This article was written by Nick Atkinson.
It’s swordfighting…and I could swordfight every day!
After emceeing the inaugural International Touché Minime Fencing tournament I must agree with the above statement.
Over 200 International fencers between the ages of 8 to 15 from Australia, Japan, South Korea, Thailand, Philippines, Singapore, Hong Kong and Malaysia arrived in Malaysia on the 1st and 2nd of February, 2020, to compete in Foil, Epee and Sabre disciplines in individual and team categories.
It was definitely a wholesome family affair as parents and siblings came to support and cheer for the various teams.
As organisers noted, the main intention of the event is to attract more sports tourist to Kuala Lumpur, and in turn encourage growth of Malaysia’s own athletic industry.
Research has shown that sports tourism for youth athletes has a strong multiplier effect as many travel with parents and coaches which increases both arrival numbers and hotel occupancy. Held in conjunction with Federal Territory Day and Visit Malaysia Year 2020 at the Juara Stadium in Bukit Kiara, Kuala Lumpur the 2020 International Touché Minime proved to be the largest tournament of its kind in the region.
Coach Mok from Touche Fencing Club, who is also a former national fencer, commented.
“It is great to have teams here in Malaysia; usually we have to travel to other countries to get this level of international competition and it’s my hope that exposing our Malaysian fencers to increased levels of competition will enable us to forge more young fencers who are competitive internationally”
Nordin Abdullah who is Organising Chairman for this tournament said:
“Fencing is one of the fastest growing sports in the country. As an Olympic sport we should look at tournaments like these as starting points for the development of high-performance young athletes that will one day become high performance athletes that can represent the country in international tournaments like the SEA Games, Asia Games and eventually the Olympics.”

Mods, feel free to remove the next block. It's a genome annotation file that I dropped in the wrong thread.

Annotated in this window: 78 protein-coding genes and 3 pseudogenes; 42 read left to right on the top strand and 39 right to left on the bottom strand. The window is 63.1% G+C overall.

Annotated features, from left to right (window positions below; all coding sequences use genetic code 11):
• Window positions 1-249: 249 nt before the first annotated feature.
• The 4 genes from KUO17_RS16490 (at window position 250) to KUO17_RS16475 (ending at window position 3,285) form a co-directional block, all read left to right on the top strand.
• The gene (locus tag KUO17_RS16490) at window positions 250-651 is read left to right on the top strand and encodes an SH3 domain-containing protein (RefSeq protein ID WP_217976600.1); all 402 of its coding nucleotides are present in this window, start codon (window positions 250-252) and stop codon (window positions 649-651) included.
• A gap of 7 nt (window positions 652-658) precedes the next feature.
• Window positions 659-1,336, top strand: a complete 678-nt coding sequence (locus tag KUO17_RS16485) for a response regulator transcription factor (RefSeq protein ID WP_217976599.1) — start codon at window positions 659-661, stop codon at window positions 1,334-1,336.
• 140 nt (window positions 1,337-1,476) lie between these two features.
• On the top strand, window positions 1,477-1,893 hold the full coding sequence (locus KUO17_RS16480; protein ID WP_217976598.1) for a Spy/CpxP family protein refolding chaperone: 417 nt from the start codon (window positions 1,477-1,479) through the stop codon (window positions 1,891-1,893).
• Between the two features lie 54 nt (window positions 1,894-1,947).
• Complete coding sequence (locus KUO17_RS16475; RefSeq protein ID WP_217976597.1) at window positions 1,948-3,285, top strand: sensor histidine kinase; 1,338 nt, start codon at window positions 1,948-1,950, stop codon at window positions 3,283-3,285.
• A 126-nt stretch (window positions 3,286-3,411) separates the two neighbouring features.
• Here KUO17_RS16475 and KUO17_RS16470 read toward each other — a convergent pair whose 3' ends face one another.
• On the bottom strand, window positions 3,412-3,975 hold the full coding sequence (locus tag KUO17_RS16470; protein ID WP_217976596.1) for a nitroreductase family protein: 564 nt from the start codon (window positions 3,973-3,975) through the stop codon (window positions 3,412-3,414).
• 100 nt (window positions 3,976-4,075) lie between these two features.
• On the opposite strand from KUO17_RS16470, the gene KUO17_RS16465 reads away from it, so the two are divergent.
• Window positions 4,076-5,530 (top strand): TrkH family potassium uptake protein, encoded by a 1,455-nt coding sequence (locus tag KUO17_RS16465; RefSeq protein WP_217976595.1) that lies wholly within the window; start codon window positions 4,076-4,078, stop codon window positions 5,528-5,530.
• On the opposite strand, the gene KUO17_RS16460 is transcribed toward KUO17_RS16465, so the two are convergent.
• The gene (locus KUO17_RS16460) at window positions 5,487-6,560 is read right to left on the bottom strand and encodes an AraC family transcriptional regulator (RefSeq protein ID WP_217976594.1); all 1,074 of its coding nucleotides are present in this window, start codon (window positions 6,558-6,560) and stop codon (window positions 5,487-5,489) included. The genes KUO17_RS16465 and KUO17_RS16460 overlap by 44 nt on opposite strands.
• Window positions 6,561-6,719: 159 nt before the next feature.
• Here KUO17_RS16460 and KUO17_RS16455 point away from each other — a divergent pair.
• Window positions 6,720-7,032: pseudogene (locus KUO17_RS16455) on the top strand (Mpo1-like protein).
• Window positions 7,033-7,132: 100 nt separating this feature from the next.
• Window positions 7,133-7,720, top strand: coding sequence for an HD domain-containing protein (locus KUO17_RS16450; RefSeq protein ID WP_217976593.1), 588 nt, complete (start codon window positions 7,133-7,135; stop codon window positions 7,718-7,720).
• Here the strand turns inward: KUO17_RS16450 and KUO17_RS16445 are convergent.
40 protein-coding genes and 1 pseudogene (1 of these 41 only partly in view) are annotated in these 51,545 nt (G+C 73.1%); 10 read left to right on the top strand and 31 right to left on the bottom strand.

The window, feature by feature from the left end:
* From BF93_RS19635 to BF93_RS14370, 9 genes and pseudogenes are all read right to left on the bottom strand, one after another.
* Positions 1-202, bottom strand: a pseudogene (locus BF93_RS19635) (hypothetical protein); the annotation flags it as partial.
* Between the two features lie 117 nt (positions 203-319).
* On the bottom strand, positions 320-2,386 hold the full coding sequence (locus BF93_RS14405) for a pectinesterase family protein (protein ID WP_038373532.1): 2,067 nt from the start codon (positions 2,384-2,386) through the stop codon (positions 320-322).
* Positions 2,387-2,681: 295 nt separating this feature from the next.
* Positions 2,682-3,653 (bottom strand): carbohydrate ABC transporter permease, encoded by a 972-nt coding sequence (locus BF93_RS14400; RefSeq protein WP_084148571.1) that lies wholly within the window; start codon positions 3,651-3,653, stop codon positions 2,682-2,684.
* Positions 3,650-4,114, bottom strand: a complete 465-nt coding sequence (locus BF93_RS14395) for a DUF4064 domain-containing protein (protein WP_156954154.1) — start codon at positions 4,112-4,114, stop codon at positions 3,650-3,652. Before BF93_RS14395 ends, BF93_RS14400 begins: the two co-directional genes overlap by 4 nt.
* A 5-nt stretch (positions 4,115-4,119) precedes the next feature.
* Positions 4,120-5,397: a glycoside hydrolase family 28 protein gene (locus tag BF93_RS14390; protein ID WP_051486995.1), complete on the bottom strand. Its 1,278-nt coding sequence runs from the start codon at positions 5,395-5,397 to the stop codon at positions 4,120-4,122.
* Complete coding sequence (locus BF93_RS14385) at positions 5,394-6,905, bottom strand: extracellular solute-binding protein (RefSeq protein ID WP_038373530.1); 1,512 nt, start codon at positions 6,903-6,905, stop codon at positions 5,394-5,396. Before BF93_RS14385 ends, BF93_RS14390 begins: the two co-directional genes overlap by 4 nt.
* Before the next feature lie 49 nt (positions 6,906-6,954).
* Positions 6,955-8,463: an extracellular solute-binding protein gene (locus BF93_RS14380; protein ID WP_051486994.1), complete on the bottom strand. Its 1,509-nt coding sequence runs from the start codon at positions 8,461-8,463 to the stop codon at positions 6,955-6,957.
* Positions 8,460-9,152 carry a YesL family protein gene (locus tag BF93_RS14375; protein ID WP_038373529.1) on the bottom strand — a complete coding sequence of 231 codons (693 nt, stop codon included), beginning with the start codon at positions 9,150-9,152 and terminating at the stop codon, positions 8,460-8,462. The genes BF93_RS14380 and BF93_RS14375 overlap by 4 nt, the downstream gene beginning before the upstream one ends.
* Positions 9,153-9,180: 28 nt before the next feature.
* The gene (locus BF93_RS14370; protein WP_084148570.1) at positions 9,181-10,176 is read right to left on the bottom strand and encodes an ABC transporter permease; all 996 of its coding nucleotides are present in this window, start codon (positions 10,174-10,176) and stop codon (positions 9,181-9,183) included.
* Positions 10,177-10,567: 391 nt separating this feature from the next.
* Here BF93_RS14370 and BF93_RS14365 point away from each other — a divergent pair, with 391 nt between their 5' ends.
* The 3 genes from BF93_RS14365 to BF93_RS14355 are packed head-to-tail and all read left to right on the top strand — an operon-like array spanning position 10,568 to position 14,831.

Fun fact: Competitive fencing is one of only five activities which have been featured in every modern Olympic Games, the other four being athletics, cycling, swimming, and gymnastics. And if that wasn’t impressive enough, the fencing sword is supposedly the second fastest moving object at the Olympics after the marksman’s bullet!
I can vouch first hand to the passion and commitment that these children show at tournaments like this. There were cheers, there were tears and at first the screams, the shrieks and shouts I was hearing during the bouts had me worried. I soon realized that it was the adrenaline and competitive spirit and even the final matchup of the weekend was a team event that had everyone on the edge as the U15 girls literally battled for supremacy.
The organisers, Touché Fencing Club, were able to hold this inaugural tournament with the support of Malaysian Fencing Federation (MFF), Federal Territory Amateur Fencing Association (FTAFA), Ministry of Youth & Sports (KBS) and Tourism Malaysia as part of the Visit Malaysia Year 2020. Support from the corporate sector came from 100Plus and the Malaysia Global Business Forum (MGBF).
“We have to thank the state and national fencing associations who have given their support to this tournament. We want to make this an annual affair so that it can be an international highlight in Malaysia’s youth fencing calendar” stated Mok Chek Wlong, Director of Coaching for Touché Fencing Club.
Win or lose there was always a respect shown between each and every competitor…and yes, the passion rose up and reared its head, both good and bad, and as one of the referees reminded the crowd…’don’t forget, it is just a game!’
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